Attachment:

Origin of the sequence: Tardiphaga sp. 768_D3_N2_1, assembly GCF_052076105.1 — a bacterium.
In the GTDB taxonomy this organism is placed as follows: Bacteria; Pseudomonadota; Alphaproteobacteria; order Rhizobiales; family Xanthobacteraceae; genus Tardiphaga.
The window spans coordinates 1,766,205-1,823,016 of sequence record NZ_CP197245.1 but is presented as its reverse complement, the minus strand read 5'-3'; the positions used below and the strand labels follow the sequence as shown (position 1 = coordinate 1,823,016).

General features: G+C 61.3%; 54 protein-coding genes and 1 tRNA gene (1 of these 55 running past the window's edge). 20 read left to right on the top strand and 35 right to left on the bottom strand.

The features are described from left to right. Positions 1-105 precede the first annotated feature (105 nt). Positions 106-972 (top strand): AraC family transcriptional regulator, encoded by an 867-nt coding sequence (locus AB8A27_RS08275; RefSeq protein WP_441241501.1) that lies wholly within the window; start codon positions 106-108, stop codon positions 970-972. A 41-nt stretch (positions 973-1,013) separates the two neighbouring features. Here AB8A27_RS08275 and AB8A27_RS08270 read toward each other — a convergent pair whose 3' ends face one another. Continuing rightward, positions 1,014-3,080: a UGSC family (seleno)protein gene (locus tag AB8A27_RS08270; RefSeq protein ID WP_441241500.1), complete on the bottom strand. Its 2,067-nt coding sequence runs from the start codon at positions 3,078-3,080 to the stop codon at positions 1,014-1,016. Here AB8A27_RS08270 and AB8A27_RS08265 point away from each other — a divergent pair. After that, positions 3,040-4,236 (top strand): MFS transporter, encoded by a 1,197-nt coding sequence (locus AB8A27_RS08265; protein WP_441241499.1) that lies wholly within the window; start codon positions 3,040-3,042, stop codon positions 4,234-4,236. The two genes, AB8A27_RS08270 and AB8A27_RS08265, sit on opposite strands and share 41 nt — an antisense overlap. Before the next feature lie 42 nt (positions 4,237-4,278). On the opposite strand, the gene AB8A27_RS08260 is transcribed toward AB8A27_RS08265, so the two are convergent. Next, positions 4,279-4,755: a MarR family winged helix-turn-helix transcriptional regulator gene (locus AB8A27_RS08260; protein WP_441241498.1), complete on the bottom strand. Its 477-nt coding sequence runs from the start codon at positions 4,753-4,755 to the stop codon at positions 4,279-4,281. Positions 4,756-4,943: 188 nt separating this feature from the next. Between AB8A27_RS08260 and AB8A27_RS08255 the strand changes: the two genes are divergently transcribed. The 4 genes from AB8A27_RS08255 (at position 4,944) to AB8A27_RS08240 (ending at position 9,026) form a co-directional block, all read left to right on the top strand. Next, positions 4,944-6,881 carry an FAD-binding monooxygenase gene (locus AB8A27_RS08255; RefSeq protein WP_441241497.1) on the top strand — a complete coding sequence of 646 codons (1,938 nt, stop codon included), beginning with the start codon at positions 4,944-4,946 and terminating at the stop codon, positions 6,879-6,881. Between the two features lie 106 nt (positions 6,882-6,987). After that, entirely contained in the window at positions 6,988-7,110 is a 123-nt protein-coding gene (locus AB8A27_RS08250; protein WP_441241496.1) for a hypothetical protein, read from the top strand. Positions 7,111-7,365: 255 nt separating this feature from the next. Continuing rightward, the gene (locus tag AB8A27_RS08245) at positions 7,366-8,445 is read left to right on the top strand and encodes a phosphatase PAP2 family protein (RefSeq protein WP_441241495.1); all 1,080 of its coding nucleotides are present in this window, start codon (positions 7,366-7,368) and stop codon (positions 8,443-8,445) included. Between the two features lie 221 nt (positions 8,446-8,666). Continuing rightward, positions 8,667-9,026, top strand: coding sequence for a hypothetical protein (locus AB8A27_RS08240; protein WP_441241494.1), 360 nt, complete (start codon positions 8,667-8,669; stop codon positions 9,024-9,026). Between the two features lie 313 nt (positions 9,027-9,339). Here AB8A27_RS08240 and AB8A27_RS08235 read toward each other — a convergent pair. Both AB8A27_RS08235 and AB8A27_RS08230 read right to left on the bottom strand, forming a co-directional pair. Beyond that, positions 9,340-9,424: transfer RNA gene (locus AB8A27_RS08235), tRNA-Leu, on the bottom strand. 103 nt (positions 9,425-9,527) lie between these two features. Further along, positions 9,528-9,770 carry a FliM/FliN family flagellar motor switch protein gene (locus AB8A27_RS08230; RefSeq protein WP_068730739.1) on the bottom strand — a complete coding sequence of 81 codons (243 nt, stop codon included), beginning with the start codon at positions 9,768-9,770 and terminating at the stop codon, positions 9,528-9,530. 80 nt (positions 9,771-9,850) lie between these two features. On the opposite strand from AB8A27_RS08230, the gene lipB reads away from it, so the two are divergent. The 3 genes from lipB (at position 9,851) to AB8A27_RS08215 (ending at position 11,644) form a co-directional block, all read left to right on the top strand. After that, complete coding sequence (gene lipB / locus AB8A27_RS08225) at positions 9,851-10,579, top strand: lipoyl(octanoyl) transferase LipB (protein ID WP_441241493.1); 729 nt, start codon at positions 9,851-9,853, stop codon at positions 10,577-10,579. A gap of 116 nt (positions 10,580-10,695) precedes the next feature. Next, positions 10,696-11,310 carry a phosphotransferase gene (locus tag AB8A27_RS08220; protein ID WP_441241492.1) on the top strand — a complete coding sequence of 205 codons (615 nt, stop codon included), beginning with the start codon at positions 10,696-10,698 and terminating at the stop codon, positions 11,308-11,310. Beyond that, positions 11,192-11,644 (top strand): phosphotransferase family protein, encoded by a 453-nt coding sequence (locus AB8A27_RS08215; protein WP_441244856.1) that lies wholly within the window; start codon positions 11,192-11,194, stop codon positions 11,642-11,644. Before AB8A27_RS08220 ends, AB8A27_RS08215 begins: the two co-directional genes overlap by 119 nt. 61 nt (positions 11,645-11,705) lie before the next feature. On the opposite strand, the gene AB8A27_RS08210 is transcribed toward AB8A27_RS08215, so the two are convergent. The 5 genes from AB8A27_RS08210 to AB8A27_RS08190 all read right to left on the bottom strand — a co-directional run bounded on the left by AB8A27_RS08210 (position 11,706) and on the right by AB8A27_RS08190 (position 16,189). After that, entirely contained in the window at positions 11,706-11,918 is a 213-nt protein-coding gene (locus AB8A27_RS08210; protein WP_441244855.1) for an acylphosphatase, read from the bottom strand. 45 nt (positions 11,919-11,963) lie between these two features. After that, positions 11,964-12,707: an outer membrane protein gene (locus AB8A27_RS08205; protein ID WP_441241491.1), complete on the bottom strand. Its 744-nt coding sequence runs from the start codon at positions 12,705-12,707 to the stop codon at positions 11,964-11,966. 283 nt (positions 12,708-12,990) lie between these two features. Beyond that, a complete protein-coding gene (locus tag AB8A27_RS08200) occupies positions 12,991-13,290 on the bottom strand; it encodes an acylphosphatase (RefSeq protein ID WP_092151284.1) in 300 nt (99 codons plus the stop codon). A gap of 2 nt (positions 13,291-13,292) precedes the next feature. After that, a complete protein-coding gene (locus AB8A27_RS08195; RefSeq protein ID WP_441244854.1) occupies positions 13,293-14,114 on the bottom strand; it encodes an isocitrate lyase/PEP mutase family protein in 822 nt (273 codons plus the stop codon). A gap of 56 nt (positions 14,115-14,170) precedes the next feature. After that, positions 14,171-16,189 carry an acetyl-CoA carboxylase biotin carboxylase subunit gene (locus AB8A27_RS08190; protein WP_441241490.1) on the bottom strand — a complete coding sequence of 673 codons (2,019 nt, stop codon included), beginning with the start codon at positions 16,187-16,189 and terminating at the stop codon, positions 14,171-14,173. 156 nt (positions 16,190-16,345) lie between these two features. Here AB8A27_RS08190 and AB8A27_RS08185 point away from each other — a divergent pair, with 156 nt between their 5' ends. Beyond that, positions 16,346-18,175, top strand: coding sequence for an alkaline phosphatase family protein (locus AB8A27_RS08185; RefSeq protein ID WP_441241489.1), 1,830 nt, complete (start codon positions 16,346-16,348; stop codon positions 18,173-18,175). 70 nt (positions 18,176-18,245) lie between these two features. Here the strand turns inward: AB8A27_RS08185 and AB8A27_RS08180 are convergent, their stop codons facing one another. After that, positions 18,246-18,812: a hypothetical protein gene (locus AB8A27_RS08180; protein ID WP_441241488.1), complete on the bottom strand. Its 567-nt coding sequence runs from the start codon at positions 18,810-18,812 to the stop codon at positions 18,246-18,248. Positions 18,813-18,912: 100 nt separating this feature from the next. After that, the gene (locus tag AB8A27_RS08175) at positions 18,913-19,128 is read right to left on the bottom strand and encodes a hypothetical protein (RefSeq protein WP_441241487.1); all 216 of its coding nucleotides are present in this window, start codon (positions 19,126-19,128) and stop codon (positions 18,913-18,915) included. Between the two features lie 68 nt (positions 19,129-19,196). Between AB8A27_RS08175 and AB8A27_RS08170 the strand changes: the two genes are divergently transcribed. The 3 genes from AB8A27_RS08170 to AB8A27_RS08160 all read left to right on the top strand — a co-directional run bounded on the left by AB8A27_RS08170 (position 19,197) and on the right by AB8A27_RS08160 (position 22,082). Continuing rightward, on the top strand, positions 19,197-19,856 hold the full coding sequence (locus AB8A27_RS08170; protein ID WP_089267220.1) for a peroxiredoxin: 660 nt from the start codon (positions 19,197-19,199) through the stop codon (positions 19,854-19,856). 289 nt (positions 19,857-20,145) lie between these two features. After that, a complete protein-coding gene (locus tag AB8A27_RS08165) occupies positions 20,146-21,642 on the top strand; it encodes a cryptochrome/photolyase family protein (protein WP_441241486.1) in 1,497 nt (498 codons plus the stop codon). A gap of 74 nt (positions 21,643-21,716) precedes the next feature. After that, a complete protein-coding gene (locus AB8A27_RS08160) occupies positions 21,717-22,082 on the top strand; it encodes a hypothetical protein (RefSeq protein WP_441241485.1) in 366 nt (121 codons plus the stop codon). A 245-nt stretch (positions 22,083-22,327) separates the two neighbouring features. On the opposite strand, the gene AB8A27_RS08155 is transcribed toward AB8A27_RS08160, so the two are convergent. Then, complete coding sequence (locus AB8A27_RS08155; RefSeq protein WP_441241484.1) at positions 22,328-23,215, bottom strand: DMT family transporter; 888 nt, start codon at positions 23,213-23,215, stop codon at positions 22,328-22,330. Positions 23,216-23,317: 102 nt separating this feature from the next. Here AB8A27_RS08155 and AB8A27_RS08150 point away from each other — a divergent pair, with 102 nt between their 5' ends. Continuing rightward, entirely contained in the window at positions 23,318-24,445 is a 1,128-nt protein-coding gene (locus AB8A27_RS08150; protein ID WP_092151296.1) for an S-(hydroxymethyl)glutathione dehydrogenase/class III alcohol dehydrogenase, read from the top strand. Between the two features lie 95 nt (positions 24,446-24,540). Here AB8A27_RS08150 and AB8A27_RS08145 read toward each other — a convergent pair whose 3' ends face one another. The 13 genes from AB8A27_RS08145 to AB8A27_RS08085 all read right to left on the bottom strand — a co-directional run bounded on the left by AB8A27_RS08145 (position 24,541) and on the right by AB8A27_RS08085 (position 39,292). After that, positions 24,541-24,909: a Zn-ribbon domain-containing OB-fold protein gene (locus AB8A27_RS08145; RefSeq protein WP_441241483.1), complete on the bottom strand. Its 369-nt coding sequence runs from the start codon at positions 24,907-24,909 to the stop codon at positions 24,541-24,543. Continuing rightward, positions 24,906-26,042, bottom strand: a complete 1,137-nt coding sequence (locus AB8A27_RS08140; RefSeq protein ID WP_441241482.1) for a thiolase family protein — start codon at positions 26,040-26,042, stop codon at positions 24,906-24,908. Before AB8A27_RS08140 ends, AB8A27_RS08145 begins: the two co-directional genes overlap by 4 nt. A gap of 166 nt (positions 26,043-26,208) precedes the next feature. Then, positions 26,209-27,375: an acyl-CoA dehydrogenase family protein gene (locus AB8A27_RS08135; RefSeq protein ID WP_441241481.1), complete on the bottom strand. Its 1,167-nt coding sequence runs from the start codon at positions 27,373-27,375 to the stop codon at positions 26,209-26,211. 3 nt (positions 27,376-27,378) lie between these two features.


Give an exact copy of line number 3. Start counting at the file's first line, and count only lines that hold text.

The window spans coordinates 1,766,205-1,823,016 of sequence record NZ_CP197245.1 but is presented as its reverse complement, the minus strand read 5'-3'; the positions used below and the strand labels follow the sequence as shown (position 1 = coordinate 1,823,016).